St. Louis Rams: The Fall of a Franchise


Image via For The W!n

Stanley Shivley, Writer

The date is January 30, 2000. We’re at the Georgia Dome in Atlanta for Super Bowl XXXIV. The St. Louis Rams, who only won 4 games the previous season, are crowned World Champions. This Squad is led by NFL Most Valuable Player Kurt Warner, a quarterback stocking shelves at a grocery store in Iowa only a few years ago. This team, which had just left their home of 58 Years a couple of years ago, and had only won 45 games this decade, was now on the face of the Sports World. Only 16 years later, this championship-winning team would leave the city of St. Louis. Why, and how did they get to that point?

Prelude: New Beginnings in St. Louis / The Greatest Show on Turf (1995-1999)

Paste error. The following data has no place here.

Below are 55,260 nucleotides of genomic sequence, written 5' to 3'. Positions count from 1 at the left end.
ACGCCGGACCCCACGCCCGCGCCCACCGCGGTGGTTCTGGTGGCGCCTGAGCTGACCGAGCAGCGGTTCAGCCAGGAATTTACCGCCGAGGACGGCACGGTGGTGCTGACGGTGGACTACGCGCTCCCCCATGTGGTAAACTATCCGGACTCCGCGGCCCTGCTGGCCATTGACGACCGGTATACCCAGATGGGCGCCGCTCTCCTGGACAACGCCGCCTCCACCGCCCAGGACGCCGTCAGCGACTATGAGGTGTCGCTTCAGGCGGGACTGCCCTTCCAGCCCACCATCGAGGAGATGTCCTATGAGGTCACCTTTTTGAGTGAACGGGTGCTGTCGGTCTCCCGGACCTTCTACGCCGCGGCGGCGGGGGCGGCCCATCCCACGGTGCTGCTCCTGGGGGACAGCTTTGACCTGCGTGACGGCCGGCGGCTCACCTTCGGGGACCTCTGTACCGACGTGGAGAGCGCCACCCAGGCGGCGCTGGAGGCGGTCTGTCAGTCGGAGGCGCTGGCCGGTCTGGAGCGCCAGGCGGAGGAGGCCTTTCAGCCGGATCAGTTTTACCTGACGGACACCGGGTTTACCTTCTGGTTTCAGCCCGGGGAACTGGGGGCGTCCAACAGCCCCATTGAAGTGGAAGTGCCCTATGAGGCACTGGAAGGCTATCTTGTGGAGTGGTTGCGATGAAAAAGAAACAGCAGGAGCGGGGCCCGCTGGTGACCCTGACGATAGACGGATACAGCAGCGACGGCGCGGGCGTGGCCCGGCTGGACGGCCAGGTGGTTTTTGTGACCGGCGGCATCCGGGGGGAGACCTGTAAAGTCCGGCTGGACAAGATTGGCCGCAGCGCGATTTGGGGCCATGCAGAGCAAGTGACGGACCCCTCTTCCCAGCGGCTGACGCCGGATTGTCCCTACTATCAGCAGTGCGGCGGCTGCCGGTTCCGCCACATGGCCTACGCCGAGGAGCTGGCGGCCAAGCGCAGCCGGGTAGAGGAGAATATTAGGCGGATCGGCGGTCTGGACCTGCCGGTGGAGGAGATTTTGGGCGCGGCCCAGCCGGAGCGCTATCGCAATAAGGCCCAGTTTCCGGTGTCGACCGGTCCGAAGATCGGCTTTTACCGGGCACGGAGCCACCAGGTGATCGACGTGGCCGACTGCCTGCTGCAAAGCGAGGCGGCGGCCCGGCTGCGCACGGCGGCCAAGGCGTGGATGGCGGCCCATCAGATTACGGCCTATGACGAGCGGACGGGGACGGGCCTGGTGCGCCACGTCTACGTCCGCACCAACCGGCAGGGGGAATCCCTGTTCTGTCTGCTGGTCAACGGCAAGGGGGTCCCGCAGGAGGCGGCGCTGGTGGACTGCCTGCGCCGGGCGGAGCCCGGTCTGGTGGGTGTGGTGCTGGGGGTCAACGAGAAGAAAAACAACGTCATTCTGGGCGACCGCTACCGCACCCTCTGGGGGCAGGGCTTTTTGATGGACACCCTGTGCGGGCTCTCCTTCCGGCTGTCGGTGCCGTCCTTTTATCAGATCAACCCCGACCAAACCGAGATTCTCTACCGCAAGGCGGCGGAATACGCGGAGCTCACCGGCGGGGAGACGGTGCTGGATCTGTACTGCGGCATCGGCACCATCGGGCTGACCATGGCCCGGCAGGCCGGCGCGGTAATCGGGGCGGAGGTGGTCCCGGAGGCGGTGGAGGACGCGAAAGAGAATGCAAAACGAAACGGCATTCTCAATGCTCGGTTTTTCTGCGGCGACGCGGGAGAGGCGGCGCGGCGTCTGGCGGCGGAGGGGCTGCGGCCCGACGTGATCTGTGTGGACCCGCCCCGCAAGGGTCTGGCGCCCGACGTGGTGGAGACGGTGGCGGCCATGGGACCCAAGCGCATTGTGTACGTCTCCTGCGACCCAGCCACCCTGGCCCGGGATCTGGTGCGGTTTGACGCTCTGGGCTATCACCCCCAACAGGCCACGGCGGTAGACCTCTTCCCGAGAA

In 1995, Los Angeles Rams owner Georgia Frontiere reached a deal with the NFL and City of St. Louis that would allow the Rams to leave Angels Stadium in Anaheim to play in the recently built Trans World Dome (Later renamed Edward Jones Dome). The Rams weren’t any better during their first few years in St. Louis, and in a controversial move, traded franchise running back Jerome Bettis to the Pittsburgh Steelers. The Rams selected Orlando Pace, who would go down in history as one of the greatest Offensive Tackle to play the game, with their first pick in the 1997 Draft. The Rams signed Kurt Warner, an Undrafted Arena Football Quarterback, and Hy-Vee grocery store shelf stocker during that offseason. His only NFL experience was playing for the Packers practice squad in 1994. This would ultimately be the most significant move the Rams ever made while in St. Louis. Before the 1999 Season, the Rams traded for All-Pro Colts running back Marshall Faulk, selected All-American NC State Wide Receiver Torry Holt in the draft, and signed breakout Redskins Quarterback Trent Green to a four-year deal. The Rams were expected to end the decade with another disappointing season. All changed when Trent Green suffered a Season-Ending injury in the preseason. Kurt Warner, who had only played one game and completed four passes, was named the starting quarterback. The team went 13-3, as seven players were called to the Pro-Bowl. Kurt Warner was named NFL MVP in his first year as a starter, Head Coach Dick Vermeil was named Coach of The Year, and Marshall Faulk was named Offensive Player of The Year. The Rams cruised their way past the Vikings and Buccaneers en route to Super Bowl XXXIV against the Tennessee Titans in the playoffs. The team raised the Lombardi Trophy over their heads after a game-saving tackle by Linebacker Mike Jones.